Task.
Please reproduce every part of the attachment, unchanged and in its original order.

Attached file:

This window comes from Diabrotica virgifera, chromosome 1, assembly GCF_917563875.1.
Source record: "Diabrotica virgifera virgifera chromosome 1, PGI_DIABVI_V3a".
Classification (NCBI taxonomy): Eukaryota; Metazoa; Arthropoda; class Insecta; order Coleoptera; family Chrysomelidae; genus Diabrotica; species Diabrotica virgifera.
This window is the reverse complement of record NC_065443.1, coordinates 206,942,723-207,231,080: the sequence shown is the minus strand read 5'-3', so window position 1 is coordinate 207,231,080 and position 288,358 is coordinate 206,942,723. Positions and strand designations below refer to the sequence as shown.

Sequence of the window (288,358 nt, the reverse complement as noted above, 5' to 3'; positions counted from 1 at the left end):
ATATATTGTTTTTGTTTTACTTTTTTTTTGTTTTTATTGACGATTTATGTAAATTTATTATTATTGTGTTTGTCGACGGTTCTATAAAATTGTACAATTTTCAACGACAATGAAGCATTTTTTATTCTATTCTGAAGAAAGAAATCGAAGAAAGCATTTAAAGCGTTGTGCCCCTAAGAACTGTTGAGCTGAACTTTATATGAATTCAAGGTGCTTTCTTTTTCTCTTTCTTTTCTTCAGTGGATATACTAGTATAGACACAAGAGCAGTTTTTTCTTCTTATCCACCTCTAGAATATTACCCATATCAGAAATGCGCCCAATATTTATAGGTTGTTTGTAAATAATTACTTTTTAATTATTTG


This window comes from Diabrotica virgifera, chromosome 1, assembly GCF_917563875.1.
Source record: "Diabrotica virgifera virgifera chromosome 1, PGI_DIABVI_V3a".
Classification (NCBI taxonomy): Eukaryota; Metazoa; Arthropoda; class Insecta; order Coleoptera; family Chrysomelidae; genus Diabrotica; species Diabrotica virgifera.
This window is the reverse complement of record NC_065443.1, coordinates 206,942,723-207,231,080: the sequence shown is the minus strand read 5'-3', so window position 1 is coordinate 207,231,080 and position 288,358 is coordinate 206,942,723. Positions and strand designations below refer to the sequence as shown.

Sequence of the window (288,358 nt, the reverse complement as noted above, 5' to 3'; positions counted from 1 at the left end):
ATATATTGTTTTTGTTTTACTTTTTTTTTGTTTTTATTGACGATTTATGTAAATTTATTATTATTGTGTTTGTCGACGGTTCTATAAAATTGTACAATTTTCAACGACAATGAAGCATTTTTTATTCTATTCTGAAGAAAGAAATCGAAGAAAGCATTTAAAGCGTTGTGCCCCTAAGAACTGTTGAGCTGAACTTTATATGAATTCAAGGTGCTTTCTTTTTCTCTTTCTTTTCTTCAGTGGATATACTAGTATAGACACAAGAGCAGTTTTTTCTTCTTATCCACCTCTAGAATATTACCCATATCAGAAATGCGCCCAATATTTATAGGTTGTTTGTAAATAATTACTTTTTAATTATTTG